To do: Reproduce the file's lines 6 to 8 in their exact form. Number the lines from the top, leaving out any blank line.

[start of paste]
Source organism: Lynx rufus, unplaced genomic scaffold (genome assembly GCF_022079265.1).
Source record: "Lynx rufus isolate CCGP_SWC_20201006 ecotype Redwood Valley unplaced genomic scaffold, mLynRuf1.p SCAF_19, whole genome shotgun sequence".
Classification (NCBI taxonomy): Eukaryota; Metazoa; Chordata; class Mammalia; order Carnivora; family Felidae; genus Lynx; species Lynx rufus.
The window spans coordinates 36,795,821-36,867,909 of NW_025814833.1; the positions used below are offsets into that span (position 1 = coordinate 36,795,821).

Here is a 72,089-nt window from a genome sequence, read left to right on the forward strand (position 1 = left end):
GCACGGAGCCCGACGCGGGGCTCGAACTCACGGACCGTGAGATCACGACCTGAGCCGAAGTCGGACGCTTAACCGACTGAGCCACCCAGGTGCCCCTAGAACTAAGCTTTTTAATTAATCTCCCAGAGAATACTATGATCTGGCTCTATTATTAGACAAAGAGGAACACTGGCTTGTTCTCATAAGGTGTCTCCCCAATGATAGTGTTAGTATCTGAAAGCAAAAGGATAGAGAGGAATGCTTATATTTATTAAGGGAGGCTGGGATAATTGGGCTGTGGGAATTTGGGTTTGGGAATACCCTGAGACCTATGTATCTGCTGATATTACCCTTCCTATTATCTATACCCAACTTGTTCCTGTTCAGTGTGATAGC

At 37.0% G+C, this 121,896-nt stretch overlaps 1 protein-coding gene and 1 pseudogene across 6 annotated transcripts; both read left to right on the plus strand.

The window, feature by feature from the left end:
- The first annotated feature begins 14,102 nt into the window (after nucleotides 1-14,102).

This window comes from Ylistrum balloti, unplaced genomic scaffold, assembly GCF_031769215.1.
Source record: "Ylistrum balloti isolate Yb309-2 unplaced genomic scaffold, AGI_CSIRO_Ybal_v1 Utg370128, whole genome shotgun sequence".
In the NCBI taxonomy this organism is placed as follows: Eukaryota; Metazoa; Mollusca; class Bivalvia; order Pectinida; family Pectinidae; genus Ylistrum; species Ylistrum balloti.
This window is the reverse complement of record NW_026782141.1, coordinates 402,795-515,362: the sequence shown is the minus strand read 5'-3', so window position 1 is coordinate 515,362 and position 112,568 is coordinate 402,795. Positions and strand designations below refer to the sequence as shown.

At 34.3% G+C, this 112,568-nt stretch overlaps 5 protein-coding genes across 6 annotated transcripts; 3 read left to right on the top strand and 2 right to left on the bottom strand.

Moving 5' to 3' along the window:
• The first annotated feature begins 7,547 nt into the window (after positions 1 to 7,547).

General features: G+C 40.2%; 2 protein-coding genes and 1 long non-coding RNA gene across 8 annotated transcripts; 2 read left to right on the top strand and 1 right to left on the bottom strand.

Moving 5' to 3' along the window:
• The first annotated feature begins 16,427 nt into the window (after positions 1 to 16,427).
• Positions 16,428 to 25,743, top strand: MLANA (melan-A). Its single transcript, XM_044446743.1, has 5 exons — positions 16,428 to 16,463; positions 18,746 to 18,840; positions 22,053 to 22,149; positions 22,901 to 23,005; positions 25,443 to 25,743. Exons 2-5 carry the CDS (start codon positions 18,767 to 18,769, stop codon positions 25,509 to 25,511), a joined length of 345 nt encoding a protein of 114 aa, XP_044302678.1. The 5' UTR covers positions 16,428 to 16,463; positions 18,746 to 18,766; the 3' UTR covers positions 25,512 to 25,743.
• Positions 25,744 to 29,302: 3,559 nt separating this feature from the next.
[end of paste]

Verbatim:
GCACGGAGCCCGACGCGGGGCTCGAACTCACGGACCGTGAGATCACGACCTGAGCCGAAGTCGGACGCTTAACCGACTGAGCCACCCAGGTGCCCCTAGAACTAAGCTTTTTAATTAATCTCCCAGAGAATACTATGATCTGGCTCTATTATTAGACAAAGAGGAACACTGGCTTGTTCTCATAAGGTGTCTCCCCAATGATAGTGTTAGTATCTGAAAGCAAAAGGATAGAGAGGAATGCTTATATTTATTAAGGGAGGCTGGGATAATTGGGCTGTGGGAATTTGGGTTTGGGAATACCCTGAGACCTATGTATCTGCTGATATTACCCTTCCTATTATCTATACCCAACTTGTTCCTGTTCAGTGTGATAGC

At 37.0% G+C, this 121,896-nt stretch overlaps 1 protein-coding gene and 1 pseudogene across 6 annotated transcripts; both read left to right on the plus strand.

The window, feature by feature from the left end: